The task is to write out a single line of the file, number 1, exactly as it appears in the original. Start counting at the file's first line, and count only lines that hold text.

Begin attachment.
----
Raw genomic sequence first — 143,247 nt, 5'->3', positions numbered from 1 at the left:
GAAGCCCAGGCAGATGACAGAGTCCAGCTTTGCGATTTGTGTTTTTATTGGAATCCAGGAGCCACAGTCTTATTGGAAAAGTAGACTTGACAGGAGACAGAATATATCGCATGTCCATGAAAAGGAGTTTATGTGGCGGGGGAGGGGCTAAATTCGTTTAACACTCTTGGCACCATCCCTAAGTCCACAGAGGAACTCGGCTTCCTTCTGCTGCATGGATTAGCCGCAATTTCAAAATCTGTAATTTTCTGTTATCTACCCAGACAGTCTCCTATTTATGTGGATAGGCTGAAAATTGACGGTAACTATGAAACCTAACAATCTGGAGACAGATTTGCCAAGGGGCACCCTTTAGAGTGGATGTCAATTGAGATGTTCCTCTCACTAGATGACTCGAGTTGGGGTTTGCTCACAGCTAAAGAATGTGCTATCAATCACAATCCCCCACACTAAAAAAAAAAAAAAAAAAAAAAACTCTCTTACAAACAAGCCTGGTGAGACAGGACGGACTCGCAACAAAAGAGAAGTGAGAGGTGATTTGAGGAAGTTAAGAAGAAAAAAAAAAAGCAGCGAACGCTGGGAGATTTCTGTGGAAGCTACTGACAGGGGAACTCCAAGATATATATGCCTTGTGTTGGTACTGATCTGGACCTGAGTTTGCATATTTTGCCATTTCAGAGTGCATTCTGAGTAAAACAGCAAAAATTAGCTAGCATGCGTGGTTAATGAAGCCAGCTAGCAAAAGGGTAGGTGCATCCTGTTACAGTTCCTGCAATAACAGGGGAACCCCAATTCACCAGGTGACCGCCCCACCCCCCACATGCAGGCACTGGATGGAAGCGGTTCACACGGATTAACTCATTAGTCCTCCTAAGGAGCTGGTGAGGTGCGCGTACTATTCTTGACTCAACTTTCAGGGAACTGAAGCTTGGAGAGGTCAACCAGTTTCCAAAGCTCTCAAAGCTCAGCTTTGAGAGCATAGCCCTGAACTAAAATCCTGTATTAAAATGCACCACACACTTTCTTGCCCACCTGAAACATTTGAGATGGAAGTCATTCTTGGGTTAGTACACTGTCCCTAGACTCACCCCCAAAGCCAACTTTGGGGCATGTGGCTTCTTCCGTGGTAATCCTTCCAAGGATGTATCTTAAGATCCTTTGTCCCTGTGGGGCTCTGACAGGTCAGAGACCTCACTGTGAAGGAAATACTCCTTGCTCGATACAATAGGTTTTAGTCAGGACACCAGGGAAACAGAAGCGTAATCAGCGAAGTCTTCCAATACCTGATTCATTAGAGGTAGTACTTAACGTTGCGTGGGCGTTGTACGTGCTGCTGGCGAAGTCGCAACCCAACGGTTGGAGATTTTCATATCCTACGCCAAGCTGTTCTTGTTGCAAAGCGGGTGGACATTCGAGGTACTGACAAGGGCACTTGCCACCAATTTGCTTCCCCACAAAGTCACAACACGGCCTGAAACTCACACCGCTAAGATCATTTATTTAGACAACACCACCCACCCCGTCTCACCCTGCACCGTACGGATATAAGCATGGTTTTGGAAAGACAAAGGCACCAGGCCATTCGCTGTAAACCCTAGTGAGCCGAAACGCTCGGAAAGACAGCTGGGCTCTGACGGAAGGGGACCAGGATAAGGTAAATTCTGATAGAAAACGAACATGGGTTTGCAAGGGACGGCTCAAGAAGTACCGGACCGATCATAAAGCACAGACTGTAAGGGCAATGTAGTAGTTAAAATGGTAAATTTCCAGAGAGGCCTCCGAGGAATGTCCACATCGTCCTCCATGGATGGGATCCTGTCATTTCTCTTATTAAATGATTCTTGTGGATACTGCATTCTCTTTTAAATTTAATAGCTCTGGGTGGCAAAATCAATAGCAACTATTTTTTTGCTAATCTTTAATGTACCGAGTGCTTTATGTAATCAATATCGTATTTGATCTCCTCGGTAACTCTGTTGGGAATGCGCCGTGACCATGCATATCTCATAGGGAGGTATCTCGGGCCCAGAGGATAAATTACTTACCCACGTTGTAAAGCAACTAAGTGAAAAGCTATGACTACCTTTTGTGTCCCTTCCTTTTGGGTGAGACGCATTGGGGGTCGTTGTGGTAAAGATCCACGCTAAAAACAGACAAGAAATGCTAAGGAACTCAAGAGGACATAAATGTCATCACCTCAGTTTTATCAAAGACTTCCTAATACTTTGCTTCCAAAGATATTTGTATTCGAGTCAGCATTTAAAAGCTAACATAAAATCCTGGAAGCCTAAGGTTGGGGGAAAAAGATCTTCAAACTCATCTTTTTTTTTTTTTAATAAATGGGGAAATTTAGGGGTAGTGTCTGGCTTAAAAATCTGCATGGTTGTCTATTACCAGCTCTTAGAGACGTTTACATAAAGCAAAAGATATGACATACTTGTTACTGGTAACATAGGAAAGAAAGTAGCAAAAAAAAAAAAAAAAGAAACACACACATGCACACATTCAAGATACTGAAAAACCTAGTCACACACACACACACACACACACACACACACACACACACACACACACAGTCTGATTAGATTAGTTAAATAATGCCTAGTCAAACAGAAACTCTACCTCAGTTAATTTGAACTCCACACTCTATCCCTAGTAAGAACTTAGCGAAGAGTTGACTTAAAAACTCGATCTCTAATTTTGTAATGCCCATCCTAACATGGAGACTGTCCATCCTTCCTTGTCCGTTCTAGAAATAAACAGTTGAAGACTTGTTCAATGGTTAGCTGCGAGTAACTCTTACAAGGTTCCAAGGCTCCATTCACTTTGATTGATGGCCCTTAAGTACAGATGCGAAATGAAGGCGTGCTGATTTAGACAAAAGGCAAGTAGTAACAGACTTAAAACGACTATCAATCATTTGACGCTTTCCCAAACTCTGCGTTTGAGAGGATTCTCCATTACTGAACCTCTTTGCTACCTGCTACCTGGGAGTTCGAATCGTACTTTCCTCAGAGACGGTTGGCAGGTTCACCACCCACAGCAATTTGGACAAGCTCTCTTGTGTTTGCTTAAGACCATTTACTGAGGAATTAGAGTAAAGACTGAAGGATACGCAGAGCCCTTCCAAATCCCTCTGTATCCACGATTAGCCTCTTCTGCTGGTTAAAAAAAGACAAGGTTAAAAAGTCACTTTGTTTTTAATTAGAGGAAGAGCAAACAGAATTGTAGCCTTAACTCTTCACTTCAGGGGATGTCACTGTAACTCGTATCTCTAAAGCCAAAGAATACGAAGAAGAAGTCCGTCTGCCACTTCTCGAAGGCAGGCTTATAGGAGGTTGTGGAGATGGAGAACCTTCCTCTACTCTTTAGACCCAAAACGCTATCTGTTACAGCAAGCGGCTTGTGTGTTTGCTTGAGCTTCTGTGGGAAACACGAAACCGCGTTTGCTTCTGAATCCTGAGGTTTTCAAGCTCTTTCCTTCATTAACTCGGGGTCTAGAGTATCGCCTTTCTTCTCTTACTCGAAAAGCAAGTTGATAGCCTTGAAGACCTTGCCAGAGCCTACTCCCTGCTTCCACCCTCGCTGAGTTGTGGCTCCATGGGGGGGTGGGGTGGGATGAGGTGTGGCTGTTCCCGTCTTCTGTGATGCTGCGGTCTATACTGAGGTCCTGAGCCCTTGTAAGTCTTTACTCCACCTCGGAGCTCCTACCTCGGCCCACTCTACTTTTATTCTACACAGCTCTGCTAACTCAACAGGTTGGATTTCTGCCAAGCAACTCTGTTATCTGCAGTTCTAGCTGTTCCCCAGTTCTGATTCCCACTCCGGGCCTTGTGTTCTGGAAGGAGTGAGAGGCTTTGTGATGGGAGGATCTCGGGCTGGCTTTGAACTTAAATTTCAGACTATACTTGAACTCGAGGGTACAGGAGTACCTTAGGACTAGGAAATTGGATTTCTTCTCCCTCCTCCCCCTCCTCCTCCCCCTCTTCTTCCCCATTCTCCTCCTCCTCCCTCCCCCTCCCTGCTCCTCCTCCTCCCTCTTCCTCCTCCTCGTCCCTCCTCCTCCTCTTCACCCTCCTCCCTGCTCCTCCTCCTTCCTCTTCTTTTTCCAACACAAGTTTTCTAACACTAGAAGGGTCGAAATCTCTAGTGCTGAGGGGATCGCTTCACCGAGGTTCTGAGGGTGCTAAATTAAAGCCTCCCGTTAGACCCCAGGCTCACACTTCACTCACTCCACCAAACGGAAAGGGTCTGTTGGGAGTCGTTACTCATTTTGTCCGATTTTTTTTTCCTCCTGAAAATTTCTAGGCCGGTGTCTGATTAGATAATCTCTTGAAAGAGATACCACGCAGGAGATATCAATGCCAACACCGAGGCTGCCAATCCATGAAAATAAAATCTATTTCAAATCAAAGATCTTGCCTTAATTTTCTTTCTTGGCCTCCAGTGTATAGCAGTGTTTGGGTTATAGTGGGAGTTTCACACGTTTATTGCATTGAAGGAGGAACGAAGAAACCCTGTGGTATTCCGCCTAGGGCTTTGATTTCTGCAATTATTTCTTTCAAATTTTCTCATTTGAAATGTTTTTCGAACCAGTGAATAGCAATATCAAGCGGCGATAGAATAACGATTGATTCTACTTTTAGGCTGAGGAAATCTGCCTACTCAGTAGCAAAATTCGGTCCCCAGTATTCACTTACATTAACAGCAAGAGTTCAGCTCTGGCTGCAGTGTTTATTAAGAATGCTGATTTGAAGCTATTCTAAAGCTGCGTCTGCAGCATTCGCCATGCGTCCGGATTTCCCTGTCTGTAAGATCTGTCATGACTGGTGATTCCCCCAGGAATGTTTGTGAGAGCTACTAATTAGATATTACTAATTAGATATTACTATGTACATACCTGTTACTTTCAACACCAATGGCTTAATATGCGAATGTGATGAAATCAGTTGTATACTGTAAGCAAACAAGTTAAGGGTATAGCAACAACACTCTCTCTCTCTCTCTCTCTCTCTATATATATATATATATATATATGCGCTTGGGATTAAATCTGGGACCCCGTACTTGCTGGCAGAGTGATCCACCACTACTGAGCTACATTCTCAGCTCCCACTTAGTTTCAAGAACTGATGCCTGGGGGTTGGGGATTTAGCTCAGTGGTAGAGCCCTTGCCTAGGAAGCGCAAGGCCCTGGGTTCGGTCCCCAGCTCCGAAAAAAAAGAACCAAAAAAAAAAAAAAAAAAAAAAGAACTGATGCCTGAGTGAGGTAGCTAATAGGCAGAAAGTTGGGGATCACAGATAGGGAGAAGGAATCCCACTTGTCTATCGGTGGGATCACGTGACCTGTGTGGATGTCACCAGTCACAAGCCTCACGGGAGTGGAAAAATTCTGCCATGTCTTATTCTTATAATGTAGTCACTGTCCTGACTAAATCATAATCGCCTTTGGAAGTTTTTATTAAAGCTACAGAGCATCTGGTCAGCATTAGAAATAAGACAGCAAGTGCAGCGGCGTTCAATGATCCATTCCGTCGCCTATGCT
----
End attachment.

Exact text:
Raw genomic sequence first — 143,247 nt, 5'->3', positions numbered from 1 at the left: